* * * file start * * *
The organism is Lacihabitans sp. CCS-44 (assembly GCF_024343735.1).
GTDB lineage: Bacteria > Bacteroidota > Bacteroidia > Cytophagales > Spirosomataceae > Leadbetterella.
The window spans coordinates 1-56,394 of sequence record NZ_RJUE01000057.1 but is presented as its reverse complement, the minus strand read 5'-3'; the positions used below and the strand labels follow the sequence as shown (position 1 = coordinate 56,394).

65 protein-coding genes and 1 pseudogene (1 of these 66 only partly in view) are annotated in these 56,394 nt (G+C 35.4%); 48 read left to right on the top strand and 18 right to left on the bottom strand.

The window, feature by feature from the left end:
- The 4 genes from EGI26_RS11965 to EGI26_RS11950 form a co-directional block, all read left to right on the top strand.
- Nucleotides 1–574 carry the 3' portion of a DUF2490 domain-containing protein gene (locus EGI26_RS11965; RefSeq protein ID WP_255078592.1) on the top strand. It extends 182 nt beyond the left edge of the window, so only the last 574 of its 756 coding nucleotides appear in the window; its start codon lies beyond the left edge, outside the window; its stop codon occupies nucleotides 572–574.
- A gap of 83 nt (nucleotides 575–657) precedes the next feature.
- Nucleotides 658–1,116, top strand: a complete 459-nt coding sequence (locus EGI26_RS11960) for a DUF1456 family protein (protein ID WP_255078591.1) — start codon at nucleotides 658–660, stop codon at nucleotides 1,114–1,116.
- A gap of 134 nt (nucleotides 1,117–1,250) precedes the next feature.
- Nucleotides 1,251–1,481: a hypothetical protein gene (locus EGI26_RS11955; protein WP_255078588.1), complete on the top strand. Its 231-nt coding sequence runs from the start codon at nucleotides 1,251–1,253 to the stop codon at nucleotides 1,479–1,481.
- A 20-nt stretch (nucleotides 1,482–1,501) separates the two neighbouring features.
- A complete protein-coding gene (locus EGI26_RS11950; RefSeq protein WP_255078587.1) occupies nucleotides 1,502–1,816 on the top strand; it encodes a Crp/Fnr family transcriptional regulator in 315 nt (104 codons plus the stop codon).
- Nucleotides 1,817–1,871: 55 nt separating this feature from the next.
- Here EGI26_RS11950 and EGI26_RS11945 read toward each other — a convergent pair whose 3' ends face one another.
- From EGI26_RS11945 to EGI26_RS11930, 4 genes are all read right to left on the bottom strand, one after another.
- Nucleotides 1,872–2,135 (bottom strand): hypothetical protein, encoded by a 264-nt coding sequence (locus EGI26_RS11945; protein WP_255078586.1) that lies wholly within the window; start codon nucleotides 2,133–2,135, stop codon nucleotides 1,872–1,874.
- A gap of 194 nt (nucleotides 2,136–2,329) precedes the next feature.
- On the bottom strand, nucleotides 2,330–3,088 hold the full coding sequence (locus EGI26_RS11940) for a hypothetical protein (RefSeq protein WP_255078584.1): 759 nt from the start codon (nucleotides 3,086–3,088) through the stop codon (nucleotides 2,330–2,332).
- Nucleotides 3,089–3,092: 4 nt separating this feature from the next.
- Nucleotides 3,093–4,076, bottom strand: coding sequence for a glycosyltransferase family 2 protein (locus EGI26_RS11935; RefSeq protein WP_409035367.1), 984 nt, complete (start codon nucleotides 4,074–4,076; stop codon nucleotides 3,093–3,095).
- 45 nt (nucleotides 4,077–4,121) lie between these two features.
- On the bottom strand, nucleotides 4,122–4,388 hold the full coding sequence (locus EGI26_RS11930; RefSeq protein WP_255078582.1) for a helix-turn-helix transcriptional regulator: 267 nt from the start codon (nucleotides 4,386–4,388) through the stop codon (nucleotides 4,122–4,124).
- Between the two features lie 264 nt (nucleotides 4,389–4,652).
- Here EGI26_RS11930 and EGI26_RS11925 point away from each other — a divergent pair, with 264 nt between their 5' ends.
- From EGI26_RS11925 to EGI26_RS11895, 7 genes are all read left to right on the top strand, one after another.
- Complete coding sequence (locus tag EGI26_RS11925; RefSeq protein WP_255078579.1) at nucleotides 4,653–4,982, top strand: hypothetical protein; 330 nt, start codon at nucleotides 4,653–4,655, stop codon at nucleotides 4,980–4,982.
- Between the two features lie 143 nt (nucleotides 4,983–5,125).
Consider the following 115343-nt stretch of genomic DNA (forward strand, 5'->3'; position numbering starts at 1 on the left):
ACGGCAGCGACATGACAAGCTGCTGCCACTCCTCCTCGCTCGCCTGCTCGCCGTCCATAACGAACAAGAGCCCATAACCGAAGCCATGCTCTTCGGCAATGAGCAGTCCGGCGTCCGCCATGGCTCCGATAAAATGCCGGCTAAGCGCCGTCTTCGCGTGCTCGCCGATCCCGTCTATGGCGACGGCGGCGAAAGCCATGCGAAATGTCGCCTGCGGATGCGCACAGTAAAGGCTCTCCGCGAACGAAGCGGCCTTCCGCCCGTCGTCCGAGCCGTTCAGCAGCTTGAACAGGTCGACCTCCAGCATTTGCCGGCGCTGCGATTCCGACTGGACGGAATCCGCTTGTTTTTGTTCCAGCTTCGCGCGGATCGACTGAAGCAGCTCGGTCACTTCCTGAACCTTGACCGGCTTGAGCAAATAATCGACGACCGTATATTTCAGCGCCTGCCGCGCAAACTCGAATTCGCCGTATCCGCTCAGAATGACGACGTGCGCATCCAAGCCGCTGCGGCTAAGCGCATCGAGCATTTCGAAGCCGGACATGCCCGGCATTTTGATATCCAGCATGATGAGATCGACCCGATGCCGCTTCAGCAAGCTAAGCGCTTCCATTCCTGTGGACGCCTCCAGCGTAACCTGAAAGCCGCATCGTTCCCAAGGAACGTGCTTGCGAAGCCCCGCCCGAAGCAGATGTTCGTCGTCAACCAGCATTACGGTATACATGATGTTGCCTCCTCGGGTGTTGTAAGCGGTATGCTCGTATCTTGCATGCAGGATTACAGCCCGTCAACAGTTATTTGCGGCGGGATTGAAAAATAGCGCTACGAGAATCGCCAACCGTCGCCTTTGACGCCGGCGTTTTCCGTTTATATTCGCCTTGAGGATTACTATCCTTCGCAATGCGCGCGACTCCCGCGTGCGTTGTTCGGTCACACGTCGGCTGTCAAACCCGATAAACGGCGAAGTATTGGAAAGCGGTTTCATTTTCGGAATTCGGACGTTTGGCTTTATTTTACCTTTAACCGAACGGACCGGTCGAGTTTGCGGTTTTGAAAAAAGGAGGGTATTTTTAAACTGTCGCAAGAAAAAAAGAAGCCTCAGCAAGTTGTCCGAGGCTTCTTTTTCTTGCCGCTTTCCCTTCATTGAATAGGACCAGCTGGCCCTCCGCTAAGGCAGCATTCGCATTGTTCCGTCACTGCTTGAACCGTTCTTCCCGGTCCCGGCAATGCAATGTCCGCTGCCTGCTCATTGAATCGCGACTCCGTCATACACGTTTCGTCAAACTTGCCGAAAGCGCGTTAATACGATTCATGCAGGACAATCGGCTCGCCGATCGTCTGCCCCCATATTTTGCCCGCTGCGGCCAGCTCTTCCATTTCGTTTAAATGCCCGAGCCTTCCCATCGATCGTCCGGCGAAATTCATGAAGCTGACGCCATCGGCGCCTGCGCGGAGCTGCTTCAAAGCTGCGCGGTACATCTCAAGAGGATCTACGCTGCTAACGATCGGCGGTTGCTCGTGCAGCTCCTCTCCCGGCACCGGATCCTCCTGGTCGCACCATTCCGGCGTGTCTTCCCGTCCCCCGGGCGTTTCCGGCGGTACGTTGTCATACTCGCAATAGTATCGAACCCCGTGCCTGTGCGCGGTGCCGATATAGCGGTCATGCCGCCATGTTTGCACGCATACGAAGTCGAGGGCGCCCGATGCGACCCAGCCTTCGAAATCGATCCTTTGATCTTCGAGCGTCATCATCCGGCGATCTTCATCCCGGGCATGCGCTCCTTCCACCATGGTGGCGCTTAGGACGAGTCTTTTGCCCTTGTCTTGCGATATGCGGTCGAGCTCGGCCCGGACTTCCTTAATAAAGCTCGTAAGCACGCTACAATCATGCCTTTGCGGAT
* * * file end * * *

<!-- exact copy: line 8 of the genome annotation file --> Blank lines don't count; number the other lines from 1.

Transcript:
- A gap of 83 nt (nucleotides 575–657) precedes the next feature.